Daily Herald opinion: Twists abound in the drama of ‘The Bears and The ’Burbs’

When news broke last week that Bears officials had shifted their focus from Arlington Heights back to Chicago in their quest for a new football stadium, we cautioned it was too early to count the suburbs out.

Sure enough, on Monday, Arlington Heights officials unveiled a proposed settlement to the long-running property tax dispute between the team and three area school districts.

The plan was shared with officials from the Bears and school districts in late February. In addition, Village Manager Randy Recklaus requested a meeting with Bears President and CEO Kevin Warren, District 214 Superintendent Scott Rowe, District 211 Superintendent Lisa Small and District 15 Superintendent Laurie Heinz to talk about the proposed tax settlement.

The Bears response came Tuesday: “Our focus is on the City of Chicago project at this time.”

Hmmm. So, maybe the proposal — at least in the short run — won’t bring the spotlight back to the 326-acre former Arlington Park site that the Bears bought last year for $197.2 million. But it shows that Arlington Heights is playing the long game.

And, make no mistake, game play is crucial here.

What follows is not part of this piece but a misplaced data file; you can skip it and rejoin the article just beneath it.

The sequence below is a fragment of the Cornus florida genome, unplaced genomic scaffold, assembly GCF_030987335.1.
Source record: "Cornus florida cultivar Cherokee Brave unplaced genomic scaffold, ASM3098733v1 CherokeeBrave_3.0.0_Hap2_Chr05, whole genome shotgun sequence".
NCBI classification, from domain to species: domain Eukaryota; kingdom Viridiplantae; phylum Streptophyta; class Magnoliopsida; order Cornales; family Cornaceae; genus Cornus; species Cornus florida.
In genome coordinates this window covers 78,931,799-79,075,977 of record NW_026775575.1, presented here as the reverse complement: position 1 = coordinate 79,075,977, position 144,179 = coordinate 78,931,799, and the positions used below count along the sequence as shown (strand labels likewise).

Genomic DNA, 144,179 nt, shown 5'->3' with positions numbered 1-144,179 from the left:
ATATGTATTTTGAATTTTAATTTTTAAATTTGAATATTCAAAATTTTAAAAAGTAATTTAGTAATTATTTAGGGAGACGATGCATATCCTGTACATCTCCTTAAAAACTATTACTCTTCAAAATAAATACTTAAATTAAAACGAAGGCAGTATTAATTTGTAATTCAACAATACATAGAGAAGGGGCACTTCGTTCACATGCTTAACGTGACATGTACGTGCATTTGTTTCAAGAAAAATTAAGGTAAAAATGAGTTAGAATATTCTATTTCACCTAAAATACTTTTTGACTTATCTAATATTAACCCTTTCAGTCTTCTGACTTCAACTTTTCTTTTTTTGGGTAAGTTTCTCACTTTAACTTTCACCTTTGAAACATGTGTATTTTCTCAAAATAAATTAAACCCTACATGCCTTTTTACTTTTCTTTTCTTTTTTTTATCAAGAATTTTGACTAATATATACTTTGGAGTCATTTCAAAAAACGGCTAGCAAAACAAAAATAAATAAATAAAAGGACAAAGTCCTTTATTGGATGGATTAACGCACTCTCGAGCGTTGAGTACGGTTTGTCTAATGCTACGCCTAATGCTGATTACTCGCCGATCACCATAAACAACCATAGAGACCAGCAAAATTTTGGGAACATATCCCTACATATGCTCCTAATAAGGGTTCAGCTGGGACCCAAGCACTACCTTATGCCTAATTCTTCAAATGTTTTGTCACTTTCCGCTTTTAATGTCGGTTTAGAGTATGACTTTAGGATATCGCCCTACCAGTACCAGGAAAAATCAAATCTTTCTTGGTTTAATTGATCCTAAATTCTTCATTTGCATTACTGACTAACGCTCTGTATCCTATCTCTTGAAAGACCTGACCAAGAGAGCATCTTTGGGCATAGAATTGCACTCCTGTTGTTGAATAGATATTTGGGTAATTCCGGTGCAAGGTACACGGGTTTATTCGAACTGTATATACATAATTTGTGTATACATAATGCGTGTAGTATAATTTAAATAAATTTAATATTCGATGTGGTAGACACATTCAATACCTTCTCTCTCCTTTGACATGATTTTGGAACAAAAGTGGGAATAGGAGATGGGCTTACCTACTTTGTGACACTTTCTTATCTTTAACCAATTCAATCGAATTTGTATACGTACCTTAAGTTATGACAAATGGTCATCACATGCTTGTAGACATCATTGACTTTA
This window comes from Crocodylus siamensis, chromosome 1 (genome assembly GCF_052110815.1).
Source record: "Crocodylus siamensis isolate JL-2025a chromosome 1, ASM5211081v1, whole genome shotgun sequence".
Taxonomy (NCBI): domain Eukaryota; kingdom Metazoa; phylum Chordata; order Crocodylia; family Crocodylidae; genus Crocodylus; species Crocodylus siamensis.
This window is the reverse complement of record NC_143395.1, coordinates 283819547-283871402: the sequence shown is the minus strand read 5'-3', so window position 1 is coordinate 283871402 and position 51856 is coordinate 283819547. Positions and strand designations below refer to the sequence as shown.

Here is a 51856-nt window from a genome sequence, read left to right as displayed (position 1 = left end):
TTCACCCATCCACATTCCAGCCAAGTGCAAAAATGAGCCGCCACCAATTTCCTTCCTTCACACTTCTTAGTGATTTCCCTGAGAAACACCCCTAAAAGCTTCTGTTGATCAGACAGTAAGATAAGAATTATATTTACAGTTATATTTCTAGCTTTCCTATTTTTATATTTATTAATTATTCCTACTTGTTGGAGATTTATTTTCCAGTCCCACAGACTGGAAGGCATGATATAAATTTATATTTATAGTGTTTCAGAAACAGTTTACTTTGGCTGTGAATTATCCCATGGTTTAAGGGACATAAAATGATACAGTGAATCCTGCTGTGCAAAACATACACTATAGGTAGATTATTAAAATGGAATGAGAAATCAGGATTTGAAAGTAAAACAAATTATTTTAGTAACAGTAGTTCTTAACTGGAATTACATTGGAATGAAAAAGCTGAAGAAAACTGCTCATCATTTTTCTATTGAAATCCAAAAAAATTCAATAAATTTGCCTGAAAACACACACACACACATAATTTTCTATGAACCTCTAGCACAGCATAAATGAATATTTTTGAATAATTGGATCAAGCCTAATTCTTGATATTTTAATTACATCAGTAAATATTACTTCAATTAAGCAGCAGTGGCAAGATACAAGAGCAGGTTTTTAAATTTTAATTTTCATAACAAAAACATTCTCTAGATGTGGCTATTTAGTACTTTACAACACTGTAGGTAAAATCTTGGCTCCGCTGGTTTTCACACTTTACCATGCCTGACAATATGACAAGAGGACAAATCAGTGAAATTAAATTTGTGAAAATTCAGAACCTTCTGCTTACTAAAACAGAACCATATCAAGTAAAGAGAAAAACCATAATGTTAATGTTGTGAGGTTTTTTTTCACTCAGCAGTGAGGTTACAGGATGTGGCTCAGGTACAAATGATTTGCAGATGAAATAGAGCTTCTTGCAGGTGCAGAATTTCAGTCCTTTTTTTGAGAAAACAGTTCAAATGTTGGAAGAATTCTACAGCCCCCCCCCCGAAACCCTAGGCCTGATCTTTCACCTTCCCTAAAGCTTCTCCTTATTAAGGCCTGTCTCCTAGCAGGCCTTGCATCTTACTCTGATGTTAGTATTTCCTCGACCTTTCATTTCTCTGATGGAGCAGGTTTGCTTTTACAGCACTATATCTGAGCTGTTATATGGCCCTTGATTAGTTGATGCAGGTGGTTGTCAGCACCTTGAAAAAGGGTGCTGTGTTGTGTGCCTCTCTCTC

But if negotiations at times seem like a chess match, they also have a bit of soap opera flair as well. The dashing Bears pledge their hearts to Arlington Heights, flirting with Naperville and other towns to stir a bit more drama and suspense, but all along, viewers wonder: Is the team’s future with its sprawling new property — or will the tug of tradition, the flash of the big city and the sweeping vistas of the lakefront lure them back to first love Chicago?

Stay tuned, we said last week. Indeed, like a juicy soap plot — or a tense chess match — anything can happen. Eventually, though, the Bears will have to commit, and dreams will be dashed.

Arlington Heights’ most recent offer reflects a desire to fight for a domed stadium and larger development on land that could one day host the Super Bowl that has long eluded Chicago.

The Bears must know that years of hassles lie ahead whatever site they ultimately select. As we previously pointed out, if they do indeed pony up $2 billion to build a new stadium on the parking lot of the current one, the battles they’ll face with Chicago’s Friends of the Parks alone, who helped squash plans for a Star Wars museum, will make the school districts’ tax asks seem like child’s play.

So, here we are, bracing for the next cliffhanger.

Recklaus stressed Monday that Bears representatives say their interest in the Arlington Park property “has not changed.” Their statement Tuesday sends a different message. But the final script for “The Bears and The ’Burbs” has yet to be written.

Two plot points remain clear, however: Arlington Heights is not giving up without a fight. And far more drama awaits.

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